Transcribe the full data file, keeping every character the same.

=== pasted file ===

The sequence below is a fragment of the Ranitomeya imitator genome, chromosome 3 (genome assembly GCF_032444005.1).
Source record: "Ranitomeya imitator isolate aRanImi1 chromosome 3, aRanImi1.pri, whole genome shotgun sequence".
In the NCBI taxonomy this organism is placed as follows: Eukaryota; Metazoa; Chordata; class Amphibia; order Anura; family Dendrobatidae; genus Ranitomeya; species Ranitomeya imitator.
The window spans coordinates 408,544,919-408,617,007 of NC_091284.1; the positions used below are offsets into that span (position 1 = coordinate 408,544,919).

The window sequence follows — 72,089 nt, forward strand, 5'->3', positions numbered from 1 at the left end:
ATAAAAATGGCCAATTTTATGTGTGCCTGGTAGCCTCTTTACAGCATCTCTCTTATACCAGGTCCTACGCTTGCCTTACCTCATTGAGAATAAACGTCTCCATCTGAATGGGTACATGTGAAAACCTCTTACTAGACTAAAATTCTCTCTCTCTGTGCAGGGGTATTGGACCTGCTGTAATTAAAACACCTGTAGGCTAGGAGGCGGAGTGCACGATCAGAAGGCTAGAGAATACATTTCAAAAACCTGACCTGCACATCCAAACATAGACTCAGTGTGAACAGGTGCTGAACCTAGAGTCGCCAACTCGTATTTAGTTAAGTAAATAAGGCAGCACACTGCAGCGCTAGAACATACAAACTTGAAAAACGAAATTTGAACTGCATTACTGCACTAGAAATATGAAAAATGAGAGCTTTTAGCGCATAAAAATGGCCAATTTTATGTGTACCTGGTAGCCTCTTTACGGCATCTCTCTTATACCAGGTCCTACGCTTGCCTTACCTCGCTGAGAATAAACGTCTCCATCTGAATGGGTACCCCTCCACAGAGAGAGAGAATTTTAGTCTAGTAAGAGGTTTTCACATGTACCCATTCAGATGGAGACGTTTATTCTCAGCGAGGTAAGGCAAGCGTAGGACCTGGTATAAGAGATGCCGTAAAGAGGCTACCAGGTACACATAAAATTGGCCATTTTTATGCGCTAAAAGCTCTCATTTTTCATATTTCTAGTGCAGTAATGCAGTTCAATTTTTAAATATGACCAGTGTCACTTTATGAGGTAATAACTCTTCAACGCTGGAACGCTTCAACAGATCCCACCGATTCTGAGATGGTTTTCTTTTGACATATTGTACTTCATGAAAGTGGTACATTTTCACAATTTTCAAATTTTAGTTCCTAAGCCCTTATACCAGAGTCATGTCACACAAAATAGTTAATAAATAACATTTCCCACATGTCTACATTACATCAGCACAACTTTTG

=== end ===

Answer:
The sequence below is a fragment of the Ranitomeya imitator genome, chromosome 3 (genome assembly GCF_032444005.1).
Source record: "Ranitomeya imitator isolate aRanImi1 chromosome 3, aRanImi1.pri, whole genome shotgun sequence".
In the NCBI taxonomy this organism is placed as follows: Eukaryota; Metazoa; Chordata; class Amphibia; order Anura; family Dendrobatidae; genus Ranitomeya; species Ranitomeya imitator.
The window spans coordinates 408,544,919-408,617,007 of NC_091284.1; the positions used below are offsets into that span (position 1 = coordinate 408,544,919).

The window sequence follows — 72,089 nt, forward strand, 5'->3', positions numbered from 1 at the left end:
ATAAAAATGGCCAATTTTATGTGTGCCTGGTAGCCTCTTTACAGCATCTCTCTTATACCAGGTCCTACGCTTGCCTTACCTCATTGAGAATAAACGTCTCCATCTGAATGGGTACATGTGAAAACCTCTTACTAGACTAAAATTCTCTCTCTCTGTGCAGGGGTATTGGACCTGCTGTAATTAAAACACCTGTAGGCTAGGAGGCGGAGTGCACGATCAGAAGGCTAGAGAATACATTTCAAAAACCTGACCTGCACATCCAAACATAGACTCAGTGTGAACAGGTGCTGAACCTAGAGTCGCCAACTCGTATTTAGTTAAGTAAATAAGGCAGCACACTGCAGCGCTAGAACATACAAACTTGAAAAACGAAATTTGAACTGCATTACTGCACTAGAAATATGAAAAATGAGAGCTTTTAGCGCATAAAAATGGCCAATTTTATGTGTACCTGGTAGCCTCTTTACGGCATCTCTCTTATACCAGGTCCTACGCTTGCCTTACCTCGCTGAGAATAAACGTCTCCATCTGAATGGGTACCCCTCCACAGAGAGAGAGAATTTTAGTCTAGTAAGAGGTTTTCACATGTACCCATTCAGATGGAGACGTTTATTCTCAGCGAGGTAAGGCAAGCGTAGGACCTGGTATAAGAGATGCCGTAAAGAGGCTACCAGGTACACATAAAATTGGCCATTTTTATGCGCTAAAAGCTCTCATTTTTCATATTTCTAGTGCAGTAATGCAGTTCAATTTTTAAATATGACCAGTGTCACTTTATGAGGTAATAACTCTTCAACGCTGGAACGCTTCAACAGATCCCACCGATTCTGAGATGGTTTTCTTTTGACATATTGTACTTCATGAAAGTGGTACATTTTCACAATTTTCAAATTTTAGTTCCTAAGCCCTTATACCAGAGTCATGTCACACAAAATAGTTAATAAATAACATTTCCCACATGTCTACATTACATCAGCACAACTTTTG